NatureScot, the agency which is supposed to be protecting Scotland’s nature, is far too quick to hand out licences to kill.

Within a year of beavers being declared a protected species, a fifth of the population was killed under licence. It’s time to address the nature emergency and deliver real protections for Scotland’s native species, before it’s too late.

The Scottish Greens manifesto pledges to review the priorities of NatureScot and other agencies, strengthen licensing, end bloodsports, ban cruel traps like snares and deliver a fully-resourced Wildlife Crime Investigations Unit in Police Scotland’.

For the full article please click here

The Scottish Gamekeepers Association (SGA) is terrified of the Scottish Greens. We saw this in March when the SGA refused to invite the Greens to its political hustings (see here) and in April when the SGA said, in a moment of hilarious irony, it was going to complain to the Electoral Commission about the Greens’ election campaign material which the SGA claimed was ‘misleading’. My analysis suggested it wasn’t the Greens who were the ones publishing misleading information (see here).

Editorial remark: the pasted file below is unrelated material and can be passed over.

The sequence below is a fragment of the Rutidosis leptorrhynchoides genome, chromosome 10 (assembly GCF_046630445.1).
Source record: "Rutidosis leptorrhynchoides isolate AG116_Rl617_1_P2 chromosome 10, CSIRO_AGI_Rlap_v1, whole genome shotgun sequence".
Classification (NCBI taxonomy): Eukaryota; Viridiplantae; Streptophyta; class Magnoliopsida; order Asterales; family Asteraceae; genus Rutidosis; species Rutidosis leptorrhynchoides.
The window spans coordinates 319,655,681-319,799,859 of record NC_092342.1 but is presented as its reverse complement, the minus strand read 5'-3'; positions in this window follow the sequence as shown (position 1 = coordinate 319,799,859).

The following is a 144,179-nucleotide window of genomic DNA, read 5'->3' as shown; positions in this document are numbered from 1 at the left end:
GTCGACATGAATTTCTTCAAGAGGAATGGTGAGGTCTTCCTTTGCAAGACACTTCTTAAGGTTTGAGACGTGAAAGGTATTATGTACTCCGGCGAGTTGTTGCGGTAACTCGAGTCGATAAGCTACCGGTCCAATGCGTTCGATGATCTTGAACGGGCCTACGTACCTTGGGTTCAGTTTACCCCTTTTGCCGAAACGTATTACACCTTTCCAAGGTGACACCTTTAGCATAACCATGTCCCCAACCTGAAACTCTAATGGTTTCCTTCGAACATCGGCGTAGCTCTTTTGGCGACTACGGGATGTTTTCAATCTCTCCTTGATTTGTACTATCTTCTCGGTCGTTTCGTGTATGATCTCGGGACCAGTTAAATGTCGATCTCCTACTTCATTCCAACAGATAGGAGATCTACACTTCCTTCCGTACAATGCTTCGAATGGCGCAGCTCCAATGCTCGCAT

Interestingly, the SGA is now paying for sponsored adverts on social media, targeting the Scottish Greens. You might think, if they are paying to get their material under the noses of people who would otherwise be beyond their reach, the SGA might pay for a decent graphic designer as well as check the facts given in the ad, but apparently not. Here’s one of the dodgy ads doing the rounds on Facebook:

You’ll notice that the accompanying text doesn’t match the text in the ad – one says that 13,000 rural jobs will be lost, the other says 10,000+.

Whether the claim is 13,000 or 10,000 jobs, the number(s) appear to be unsubstantiated. Further, should the SGA chose to actually read the Scottish Greens’ manifesto instead of reverting to immediate hyperbole and hysteria, they’d see that the Greens focus on actually creating jobs in the countryside, promising ‘at least £895M over the next five years in restoring nature whilst investing in rural communities, creating over 6,000 green jobs’. The Greens are also committed to ensuring that the licencing of grouse moors ‘is properly resourced and well enforced’ – how does that equate to rural job losses if grouse moor managers are abiding by the law?